Fall Road Trips : Vermont

View through the barn at Sherbourne Farms of local fall scenery
It is an oft-repeated cocktail party banter on my part that many of my teacher friends, as soon as they retire, take a fall trip to Vermont to see the leaves change, mostly because they can. While school teachers do get plenty of time off at summer and Christmas, and some schools have the odd fall or spring break (here in the DFW area we get spring break but not fall break) our vacations tend to only fall at those prescribed holidays, and are often quite crowded due to the fact that this is the only time kids get out of school, and hence that's when their parents tend to travel with them. As teachers, we get lots of time off, but little flexibility as to when we can take it. Spring and fall are often the best times to travel, for various reasons - popular destinations in Europe or other spots are often at their best during these shoulder seasons, precisely because no one else is there, they are all still in school, the weather is great, the sites are less crowded, etc. At any rate, this is a very long-winded way of saying that I have always wanted to go see Vermont in the fall, and this year I finally got the chance.
Riding a ferry across Lake Champlain
Hubster typically travels to work related conferences and events an average of 6-8 weeks of the year - just one of the perks of that fabulous college professor lifestyle. If he goes somewhere interesting to me, and it is convenient and workable ( i.e. someone can watch the kids-even more important now that they are teenagers, and likely to get into so much more trouble than ever), I often travel with him. The two of us have been to Montreal, San Francisco, New Orleans, and Colorado on these little junkets, and we have friends, an older couple who are 20 years further down the professorial highway than we are, who regularly visit Barcelona, Bombay, Iceland, London, and Phuket on similar ventures. I am looking forward to the carefree, childless golden twilight of our life......and really hoping we will be healthy and solvent enough to enjoy them.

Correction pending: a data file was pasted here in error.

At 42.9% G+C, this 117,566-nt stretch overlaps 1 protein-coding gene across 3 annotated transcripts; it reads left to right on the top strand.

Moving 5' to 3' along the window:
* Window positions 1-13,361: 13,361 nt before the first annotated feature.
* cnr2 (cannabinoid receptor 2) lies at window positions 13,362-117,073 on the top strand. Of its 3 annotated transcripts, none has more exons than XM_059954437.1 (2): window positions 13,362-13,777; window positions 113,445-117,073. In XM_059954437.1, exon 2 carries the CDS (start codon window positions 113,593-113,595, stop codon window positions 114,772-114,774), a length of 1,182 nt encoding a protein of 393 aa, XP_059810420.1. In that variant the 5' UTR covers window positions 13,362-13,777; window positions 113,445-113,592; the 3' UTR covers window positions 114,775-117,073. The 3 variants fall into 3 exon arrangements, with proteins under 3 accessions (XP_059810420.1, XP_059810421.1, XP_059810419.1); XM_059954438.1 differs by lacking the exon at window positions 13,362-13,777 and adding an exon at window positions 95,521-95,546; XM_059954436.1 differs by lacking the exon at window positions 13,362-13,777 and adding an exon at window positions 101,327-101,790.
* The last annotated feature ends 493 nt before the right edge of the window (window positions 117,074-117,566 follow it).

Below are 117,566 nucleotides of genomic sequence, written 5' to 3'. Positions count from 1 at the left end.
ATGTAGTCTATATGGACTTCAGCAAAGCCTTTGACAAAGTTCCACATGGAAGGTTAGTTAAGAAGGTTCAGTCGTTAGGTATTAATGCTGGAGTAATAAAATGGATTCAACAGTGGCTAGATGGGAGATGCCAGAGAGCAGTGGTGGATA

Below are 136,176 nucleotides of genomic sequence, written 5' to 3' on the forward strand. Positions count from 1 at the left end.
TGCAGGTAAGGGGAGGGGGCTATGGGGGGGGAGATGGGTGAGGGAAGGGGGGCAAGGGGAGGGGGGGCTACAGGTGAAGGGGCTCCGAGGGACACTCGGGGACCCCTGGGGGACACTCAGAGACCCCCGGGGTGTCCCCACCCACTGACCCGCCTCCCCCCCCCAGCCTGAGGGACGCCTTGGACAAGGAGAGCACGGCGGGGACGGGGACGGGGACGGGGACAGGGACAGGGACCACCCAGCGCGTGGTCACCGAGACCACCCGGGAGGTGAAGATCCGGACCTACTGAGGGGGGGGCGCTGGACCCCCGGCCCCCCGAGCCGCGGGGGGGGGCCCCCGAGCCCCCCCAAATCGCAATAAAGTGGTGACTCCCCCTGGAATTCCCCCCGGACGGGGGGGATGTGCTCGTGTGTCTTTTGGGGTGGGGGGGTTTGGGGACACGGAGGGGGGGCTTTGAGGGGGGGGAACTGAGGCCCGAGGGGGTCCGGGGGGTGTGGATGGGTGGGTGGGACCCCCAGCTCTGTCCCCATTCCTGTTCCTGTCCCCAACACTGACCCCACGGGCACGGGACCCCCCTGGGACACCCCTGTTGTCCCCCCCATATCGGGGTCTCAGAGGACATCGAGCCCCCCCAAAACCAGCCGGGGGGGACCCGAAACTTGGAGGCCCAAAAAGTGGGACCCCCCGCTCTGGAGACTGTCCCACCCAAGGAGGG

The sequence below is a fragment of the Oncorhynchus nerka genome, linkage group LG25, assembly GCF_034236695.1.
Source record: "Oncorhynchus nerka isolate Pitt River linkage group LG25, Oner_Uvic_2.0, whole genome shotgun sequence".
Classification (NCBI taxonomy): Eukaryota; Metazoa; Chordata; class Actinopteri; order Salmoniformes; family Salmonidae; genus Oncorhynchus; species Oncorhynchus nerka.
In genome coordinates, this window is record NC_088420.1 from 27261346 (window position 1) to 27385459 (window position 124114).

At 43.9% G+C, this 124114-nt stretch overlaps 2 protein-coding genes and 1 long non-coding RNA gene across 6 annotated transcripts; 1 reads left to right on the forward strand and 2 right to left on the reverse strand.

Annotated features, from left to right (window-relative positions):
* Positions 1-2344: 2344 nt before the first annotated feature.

As part of his duties directing the Texas Governor's School of Math and Science, hubster gets to attend the annual conference of governors schools all across America. Last year, the conference was in held in Memphis, and was hi-lited by a dinner jazz riverboat cruise that had an Elvis impersonator entertaining the crowd. Hard to beat that......This year, the conference was held in Burlington , Vt. In spite of the fact that I lived in Westchester Co, NY, in the early 1990's, I never made it up to Vt and was excited to be able to go along. While hubster sat in meetings all day, I got to toodle around the area, riding a ferry across Lake Champlain, visiting Stowe (home of famous ski resorts, Ben and Jerry's ice cream factory, lots of great scenery, some covered bridges, as well as the family ski lodge owned by the Von Trapp family, of Sound of Music fame) and shop. Evenings we spent at receptions for the members of this conference and their guests - one was the local ECHO Center , a charming little science-history museum where we had a private tour and catered dinner, and I learned all about Nessie, the Loch Ness type monster that supposedly inhabits Lake Champlain.